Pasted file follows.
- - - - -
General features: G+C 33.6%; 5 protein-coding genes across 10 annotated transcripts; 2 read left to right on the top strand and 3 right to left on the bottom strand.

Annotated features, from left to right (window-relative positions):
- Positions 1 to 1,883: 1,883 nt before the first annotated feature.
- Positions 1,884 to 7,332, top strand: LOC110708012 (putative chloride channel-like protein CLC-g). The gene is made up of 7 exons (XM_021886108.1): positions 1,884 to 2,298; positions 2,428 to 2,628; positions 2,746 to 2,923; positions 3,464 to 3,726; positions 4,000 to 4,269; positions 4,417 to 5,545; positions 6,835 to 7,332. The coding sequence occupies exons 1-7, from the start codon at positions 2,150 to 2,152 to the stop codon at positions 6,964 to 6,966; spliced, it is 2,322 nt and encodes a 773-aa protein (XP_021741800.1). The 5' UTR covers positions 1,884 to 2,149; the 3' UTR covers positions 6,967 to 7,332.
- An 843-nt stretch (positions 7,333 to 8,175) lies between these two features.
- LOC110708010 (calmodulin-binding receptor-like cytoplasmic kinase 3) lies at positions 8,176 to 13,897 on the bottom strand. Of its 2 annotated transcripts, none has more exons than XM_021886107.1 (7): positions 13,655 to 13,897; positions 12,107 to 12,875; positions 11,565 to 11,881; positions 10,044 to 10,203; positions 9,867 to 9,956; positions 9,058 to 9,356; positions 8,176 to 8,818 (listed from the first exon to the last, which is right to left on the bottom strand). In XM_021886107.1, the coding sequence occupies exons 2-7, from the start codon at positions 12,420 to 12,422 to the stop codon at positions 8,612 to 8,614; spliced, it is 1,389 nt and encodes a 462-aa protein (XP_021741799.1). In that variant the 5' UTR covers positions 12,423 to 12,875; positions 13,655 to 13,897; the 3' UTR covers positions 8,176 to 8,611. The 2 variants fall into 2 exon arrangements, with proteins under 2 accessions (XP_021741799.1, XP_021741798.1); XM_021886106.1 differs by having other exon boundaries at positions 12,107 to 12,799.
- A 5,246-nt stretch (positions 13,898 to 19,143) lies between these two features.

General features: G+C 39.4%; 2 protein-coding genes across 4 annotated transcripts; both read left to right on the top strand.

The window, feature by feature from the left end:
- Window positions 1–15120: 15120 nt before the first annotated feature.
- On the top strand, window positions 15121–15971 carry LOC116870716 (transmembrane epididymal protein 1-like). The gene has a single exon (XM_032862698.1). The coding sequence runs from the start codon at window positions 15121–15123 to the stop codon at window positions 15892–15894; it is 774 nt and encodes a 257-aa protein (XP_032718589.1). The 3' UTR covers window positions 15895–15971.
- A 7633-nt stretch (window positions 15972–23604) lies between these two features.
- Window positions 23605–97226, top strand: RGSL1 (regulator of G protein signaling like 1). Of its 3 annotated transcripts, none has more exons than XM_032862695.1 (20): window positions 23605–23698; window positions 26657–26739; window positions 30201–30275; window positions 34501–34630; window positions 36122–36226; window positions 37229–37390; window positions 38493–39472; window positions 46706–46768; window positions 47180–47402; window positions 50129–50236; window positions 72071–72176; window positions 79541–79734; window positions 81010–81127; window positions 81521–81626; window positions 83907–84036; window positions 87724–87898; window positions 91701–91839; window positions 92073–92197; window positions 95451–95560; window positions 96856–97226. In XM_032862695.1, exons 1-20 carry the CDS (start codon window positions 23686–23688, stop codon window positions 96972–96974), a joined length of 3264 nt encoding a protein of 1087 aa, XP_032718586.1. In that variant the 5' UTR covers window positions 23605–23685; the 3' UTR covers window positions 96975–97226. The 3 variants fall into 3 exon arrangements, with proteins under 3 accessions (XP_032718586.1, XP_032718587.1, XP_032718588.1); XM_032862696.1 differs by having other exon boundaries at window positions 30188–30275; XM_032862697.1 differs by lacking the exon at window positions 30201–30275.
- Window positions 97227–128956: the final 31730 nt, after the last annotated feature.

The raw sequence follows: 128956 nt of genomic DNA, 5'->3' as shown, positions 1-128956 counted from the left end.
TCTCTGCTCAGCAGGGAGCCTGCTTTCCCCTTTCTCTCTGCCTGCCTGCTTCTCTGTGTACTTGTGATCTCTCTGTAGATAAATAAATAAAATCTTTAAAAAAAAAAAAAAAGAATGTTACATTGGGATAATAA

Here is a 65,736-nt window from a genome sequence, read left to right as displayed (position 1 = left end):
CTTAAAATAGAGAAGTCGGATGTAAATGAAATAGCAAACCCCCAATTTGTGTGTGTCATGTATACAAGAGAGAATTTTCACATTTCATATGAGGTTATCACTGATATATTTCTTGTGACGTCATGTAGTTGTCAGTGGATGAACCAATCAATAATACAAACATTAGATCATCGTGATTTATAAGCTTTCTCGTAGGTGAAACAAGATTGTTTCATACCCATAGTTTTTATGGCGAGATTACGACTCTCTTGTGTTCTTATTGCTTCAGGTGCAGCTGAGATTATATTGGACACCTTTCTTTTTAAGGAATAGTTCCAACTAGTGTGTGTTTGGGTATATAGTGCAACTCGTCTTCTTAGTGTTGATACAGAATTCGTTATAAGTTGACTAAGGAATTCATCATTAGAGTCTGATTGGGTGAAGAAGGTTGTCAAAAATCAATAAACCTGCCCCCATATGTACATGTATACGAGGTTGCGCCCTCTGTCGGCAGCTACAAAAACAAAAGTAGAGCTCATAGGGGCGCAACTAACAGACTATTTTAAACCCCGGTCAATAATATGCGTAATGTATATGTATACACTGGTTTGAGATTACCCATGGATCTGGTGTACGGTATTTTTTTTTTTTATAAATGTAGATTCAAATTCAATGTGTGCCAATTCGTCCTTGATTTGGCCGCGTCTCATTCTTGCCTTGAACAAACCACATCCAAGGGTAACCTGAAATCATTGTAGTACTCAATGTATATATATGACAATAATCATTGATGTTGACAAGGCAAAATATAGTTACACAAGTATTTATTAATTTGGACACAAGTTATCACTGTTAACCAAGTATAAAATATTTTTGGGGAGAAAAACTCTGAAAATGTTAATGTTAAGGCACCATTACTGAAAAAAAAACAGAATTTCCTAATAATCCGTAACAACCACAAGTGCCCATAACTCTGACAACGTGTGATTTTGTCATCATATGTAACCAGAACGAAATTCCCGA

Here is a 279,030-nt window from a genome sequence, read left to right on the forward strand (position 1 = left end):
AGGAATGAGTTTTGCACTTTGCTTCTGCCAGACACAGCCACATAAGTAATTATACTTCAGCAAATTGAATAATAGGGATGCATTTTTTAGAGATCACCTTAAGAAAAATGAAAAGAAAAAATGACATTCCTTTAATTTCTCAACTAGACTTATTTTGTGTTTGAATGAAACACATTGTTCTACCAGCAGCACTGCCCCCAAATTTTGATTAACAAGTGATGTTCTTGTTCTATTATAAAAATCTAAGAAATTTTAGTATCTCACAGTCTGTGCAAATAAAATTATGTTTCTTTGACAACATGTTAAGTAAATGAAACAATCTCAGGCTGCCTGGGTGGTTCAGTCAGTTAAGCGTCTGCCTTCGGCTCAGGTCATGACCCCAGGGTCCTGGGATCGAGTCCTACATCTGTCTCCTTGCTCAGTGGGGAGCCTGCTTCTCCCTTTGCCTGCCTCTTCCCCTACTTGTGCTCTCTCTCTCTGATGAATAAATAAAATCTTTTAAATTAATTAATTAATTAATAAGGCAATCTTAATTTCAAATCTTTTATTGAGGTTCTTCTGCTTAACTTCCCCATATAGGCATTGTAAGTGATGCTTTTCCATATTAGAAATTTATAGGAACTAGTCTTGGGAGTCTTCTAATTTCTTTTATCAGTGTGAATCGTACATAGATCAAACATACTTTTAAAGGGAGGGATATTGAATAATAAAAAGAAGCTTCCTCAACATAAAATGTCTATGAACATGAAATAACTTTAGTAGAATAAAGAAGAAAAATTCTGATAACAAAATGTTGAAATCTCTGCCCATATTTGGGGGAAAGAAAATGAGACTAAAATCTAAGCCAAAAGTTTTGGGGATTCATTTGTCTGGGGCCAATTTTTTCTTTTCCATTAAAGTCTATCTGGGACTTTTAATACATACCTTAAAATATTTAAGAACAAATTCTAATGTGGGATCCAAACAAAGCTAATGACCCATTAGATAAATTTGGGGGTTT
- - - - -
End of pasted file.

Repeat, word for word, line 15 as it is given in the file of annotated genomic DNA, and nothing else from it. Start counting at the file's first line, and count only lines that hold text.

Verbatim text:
The raw sequence follows: 128956 nt of genomic DNA, 5'->3' as shown, positions 1-128956 counted from the left end.